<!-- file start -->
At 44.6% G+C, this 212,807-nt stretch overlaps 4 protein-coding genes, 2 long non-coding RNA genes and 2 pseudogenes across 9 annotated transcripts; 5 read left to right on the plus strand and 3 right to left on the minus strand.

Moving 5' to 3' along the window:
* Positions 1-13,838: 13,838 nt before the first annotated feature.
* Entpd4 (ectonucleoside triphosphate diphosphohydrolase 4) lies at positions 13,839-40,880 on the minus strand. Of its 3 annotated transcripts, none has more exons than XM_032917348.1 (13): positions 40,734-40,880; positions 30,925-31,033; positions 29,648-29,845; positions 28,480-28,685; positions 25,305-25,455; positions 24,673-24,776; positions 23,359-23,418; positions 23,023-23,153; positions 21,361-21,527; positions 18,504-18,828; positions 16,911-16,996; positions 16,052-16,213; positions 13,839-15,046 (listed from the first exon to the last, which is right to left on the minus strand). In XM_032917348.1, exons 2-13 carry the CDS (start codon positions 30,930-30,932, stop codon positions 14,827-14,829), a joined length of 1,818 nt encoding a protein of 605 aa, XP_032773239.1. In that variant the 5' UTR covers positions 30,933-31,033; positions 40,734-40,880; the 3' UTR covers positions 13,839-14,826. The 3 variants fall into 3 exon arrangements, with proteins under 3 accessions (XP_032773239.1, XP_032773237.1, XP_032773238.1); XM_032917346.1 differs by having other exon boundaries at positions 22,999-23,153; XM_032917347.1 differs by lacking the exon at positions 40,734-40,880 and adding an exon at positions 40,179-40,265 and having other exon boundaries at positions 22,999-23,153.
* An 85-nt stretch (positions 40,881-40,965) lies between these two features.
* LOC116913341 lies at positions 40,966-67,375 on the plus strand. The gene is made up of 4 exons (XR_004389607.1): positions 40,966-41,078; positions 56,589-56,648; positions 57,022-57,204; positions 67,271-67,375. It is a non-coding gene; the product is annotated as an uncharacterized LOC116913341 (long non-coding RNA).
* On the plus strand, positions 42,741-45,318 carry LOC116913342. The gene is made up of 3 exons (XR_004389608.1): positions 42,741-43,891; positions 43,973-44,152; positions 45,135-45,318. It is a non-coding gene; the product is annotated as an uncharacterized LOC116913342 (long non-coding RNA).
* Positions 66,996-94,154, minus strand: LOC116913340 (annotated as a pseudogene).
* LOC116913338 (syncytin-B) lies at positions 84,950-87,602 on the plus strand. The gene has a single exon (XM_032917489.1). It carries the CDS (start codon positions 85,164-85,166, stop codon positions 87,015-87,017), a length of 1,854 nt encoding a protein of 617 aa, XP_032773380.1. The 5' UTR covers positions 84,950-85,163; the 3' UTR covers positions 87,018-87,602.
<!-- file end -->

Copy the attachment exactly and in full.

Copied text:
At 44.6% G+C, this 212,807-nt stretch overlaps 4 protein-coding genes, 2 long non-coding RNA genes and 2 pseudogenes across 9 annotated transcripts; 5 read left to right on the plus strand and 3 right to left on the minus strand.

Moving 5' to 3' along the window:
* Positions 1-13,838: 13,838 nt before the first annotated feature.
* Entpd4 (ectonucleoside triphosphate diphosphohydrolase 4) lies at positions 13,839-40,880 on the minus strand. Of its 3 annotated transcripts, none has more exons than XM_032917348.1 (13): positions 40,734-40,880; positions 30,925-31,033; positions 29,648-29,845; positions 28,480-28,685; positions 25,305-25,455; positions 24,673-24,776; positions 23,359-23,418; positions 23,023-23,153; positions 21,361-21,527; positions 18,504-18,828; positions 16,911-16,996; positions 16,052-16,213; positions 13,839-15,046 (listed from the first exon to the last, which is right to left on the minus strand). In XM_032917348.1, exons 2-13 carry the CDS (start codon positions 30,930-30,932, stop codon positions 14,827-14,829), a joined length of 1,818 nt encoding a protein of 605 aa, XP_032773239.1. In that variant the 5' UTR covers positions 30,933-31,033; positions 40,734-40,880; the 3' UTR covers positions 13,839-14,826. The 3 variants fall into 3 exon arrangements, with proteins under 3 accessions (XP_032773239.1, XP_032773237.1, XP_032773238.1); XM_032917346.1 differs by having other exon boundaries at positions 22,999-23,153; XM_032917347.1 differs by lacking the exon at positions 40,734-40,880 and adding an exon at positions 40,179-40,265 and having other exon boundaries at positions 22,999-23,153.
* An 85-nt stretch (positions 40,881-40,965) lies between these two features.
* LOC116913341 lies at positions 40,966-67,375 on the plus strand. The gene is made up of 4 exons (XR_004389607.1): positions 40,966-41,078; positions 56,589-56,648; positions 57,022-57,204; positions 67,271-67,375. It is a non-coding gene; the product is annotated as an uncharacterized LOC116913341 (long non-coding RNA).
* On the plus strand, positions 42,741-45,318 carry LOC116913342. The gene is made up of 3 exons (XR_004389608.1): positions 42,741-43,891; positions 43,973-44,152; positions 45,135-45,318. It is a non-coding gene; the product is annotated as an uncharacterized LOC116913342 (long non-coding RNA).
* Positions 66,996-94,154, minus strand: LOC116913340 (annotated as a pseudogene).
* LOC116913338 (syncytin-B) lies at positions 84,950-87,602 on the plus strand. The gene has a single exon (XM_032917489.1). It carries the CDS (start codon positions 85,164-85,166, stop codon positions 87,015-87,017), a length of 1,854 nt encoding a protein of 617 aa, XP_032773380.1. The 5' UTR covers positions 84,950-85,163; the 3' UTR covers positions 87,018-87,602.